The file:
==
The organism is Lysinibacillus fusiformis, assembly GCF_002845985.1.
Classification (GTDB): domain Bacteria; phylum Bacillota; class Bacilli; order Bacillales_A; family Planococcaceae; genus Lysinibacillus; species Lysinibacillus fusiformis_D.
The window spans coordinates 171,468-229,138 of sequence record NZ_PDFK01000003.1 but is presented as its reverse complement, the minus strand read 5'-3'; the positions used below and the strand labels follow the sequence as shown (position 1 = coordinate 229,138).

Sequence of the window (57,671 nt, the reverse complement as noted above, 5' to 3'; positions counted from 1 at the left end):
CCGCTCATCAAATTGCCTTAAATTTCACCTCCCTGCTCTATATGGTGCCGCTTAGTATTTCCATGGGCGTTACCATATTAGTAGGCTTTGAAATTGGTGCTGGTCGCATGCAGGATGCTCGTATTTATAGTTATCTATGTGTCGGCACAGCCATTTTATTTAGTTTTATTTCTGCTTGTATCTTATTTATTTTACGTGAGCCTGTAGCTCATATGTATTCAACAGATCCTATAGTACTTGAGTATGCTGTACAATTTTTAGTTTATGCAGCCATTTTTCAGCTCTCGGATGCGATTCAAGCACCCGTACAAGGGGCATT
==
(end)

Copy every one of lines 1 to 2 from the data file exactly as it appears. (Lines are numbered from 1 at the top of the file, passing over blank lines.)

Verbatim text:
The organism is Lysinibacillus fusiformis, assembly GCF_002845985.1.
Classification (GTDB): domain Bacteria; phylum Bacillota; class Bacilli; order Bacillales_A; family Planococcaceae; genus Lysinibacillus; species Lysinibacillus fusiformis_D.